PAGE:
After the war, Ms. Baker became involved in anti-racist politics. She fought against American segregation during a performance tour of the United States in 1951, which led to her being targeted by the FBI, labeled a communist and banished from her homeland for a decade. The ban was lifted by President John F. Kennedy in 1963, and she again became the only woman to speak during the March on Washington, before Martin Luther King’s famous “I Have a Dream” speech.
Back in France, she adopted 12 children from all over the world, creating a “rainbow tribe” to embody her ideal of “universal brotherhood”. She bought a chateau and land in the town of Castelnaud-la-Chapelle, in southwestern France, where she attempted to build a town embodying her values.
“My mother saw the success of the Rainbow Tribe because when we were causing trouble as children, she would never know who did it because we never made fun of each other, risking punishment. collective, ”said one of Ms. Baker’s sons, Brian Bouillon Baker. , AP said. “I heard her say to friends, ‘I’m crazy that I never know who causes problems, but I’m happy and proud that my children are united.'”
Towards the end of her life, she encountered financial problems, was evicted and lost her possessions. She received support from Princess Grace of Monaco, who provided Ms Baker with accommodation for her and her children.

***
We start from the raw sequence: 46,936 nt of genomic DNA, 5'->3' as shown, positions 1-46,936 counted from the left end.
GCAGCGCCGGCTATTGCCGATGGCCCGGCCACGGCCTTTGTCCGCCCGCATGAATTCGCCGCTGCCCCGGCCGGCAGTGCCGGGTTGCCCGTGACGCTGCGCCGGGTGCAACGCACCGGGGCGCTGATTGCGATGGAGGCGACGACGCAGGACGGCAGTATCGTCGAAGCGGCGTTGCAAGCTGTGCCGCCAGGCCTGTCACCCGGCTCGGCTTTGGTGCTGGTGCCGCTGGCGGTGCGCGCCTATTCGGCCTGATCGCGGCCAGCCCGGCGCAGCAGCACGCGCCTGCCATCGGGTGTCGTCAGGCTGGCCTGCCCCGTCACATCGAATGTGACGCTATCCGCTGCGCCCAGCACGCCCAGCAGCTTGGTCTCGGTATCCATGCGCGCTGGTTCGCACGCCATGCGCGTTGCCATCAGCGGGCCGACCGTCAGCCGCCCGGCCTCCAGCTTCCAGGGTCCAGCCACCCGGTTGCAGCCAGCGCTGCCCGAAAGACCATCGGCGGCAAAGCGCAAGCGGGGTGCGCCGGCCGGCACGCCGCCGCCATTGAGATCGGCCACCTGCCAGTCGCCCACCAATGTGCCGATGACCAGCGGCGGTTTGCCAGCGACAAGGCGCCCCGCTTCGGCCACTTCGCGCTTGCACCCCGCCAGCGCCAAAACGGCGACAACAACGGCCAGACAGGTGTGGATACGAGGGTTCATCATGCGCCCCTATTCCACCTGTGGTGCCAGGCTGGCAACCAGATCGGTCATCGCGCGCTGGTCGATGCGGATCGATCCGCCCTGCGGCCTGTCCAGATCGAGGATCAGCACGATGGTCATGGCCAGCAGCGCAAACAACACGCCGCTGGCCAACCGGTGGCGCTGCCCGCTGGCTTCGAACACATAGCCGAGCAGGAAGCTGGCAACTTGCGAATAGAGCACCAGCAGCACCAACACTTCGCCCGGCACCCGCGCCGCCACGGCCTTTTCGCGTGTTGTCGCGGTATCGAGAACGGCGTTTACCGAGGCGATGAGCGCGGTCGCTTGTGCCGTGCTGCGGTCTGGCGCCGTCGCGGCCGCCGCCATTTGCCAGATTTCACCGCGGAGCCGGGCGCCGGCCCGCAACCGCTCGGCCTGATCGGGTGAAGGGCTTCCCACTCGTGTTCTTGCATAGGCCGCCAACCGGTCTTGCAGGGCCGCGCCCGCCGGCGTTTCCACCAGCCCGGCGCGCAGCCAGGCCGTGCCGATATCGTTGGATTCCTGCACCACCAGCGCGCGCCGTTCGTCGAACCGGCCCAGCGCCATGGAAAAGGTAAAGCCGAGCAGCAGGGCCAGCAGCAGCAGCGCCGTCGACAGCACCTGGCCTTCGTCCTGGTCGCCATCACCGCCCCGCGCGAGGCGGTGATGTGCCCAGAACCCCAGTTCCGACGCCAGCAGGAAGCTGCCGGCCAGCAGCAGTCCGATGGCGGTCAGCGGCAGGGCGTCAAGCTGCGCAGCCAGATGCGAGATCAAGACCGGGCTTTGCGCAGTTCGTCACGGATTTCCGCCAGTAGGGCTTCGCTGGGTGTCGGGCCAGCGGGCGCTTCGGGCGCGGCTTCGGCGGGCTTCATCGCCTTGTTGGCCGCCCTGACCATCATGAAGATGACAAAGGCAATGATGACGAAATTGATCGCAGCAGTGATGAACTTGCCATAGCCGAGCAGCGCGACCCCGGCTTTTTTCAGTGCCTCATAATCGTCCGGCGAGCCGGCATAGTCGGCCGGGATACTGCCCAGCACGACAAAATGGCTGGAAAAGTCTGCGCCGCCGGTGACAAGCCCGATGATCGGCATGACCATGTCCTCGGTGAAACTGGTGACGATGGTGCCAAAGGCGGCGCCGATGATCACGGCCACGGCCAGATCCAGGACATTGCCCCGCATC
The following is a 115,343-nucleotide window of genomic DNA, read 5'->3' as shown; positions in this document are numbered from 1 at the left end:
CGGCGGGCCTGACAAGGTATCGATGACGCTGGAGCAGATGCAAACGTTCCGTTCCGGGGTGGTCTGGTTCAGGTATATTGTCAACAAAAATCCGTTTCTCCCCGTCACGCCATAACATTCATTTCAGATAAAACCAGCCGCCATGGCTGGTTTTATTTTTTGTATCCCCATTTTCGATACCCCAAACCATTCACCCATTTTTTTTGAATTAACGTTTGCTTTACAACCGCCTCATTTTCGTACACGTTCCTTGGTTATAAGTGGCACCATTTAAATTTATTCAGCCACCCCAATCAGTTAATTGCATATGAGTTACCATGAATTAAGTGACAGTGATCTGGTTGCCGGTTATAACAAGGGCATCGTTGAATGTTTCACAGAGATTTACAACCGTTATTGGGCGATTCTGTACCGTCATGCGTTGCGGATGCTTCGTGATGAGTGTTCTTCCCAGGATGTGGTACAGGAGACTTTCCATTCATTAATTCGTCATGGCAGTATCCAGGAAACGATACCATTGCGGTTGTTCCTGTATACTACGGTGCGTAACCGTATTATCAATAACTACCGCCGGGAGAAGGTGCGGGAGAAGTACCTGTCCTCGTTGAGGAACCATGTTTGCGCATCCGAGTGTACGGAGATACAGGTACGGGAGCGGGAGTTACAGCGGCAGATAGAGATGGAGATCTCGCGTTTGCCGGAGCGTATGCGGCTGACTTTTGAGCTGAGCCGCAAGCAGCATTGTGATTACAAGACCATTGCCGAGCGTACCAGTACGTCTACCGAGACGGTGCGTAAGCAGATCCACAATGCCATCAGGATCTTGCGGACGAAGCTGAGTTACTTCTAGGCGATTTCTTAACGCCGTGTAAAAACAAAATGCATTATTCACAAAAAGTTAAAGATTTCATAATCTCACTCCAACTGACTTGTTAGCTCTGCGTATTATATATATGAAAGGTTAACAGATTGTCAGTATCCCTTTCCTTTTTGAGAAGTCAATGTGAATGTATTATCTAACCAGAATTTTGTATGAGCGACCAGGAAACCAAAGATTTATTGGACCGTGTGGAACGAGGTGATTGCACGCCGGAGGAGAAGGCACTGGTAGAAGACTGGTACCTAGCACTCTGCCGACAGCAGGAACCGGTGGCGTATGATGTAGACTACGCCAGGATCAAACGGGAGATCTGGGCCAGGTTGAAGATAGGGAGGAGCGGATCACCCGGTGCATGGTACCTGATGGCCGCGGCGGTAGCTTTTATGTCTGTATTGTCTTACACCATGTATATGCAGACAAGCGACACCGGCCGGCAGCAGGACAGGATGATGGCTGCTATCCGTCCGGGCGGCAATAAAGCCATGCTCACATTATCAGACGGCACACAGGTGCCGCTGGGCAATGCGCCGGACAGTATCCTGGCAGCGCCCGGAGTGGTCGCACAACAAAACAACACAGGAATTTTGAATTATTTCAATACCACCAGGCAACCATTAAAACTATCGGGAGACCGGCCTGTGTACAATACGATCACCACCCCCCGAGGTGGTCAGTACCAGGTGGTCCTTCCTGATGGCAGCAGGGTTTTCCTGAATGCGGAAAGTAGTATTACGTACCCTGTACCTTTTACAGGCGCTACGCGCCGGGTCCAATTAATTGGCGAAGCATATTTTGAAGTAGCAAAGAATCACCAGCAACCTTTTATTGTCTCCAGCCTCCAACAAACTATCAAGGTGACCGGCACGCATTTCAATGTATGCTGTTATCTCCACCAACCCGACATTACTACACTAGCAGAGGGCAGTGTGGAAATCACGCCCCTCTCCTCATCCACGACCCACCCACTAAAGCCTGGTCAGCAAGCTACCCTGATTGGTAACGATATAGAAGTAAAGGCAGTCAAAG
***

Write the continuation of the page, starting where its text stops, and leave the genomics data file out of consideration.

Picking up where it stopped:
She rebuilt her career but in 1975, four days after the triumphant opening of a return tour, she fell into a coma and died of a brain hemorrhage. She was buried in Monaco.
While Ms Baker is widely regarded in France, some critics of Mr Macron wonder why he chose a figure of American descent as the first black woman in the Pantheon, instead of someone who spoke out against racism and colonialism in France itself.
The Pantheon, built at the end of the 18th century, honors 72 men and five women, including Mrs. Baker. She joined two other black figures in the mausoleum: the Gaullist resistance fighter Félix Éboué and the famous writer Alexandre Dumas.
“These are people who are committed, especially to others,” said Pantheon administrator David Medec. “It’s not just excellence in one area of skill, it’s really a question of commitment, of commitment to others.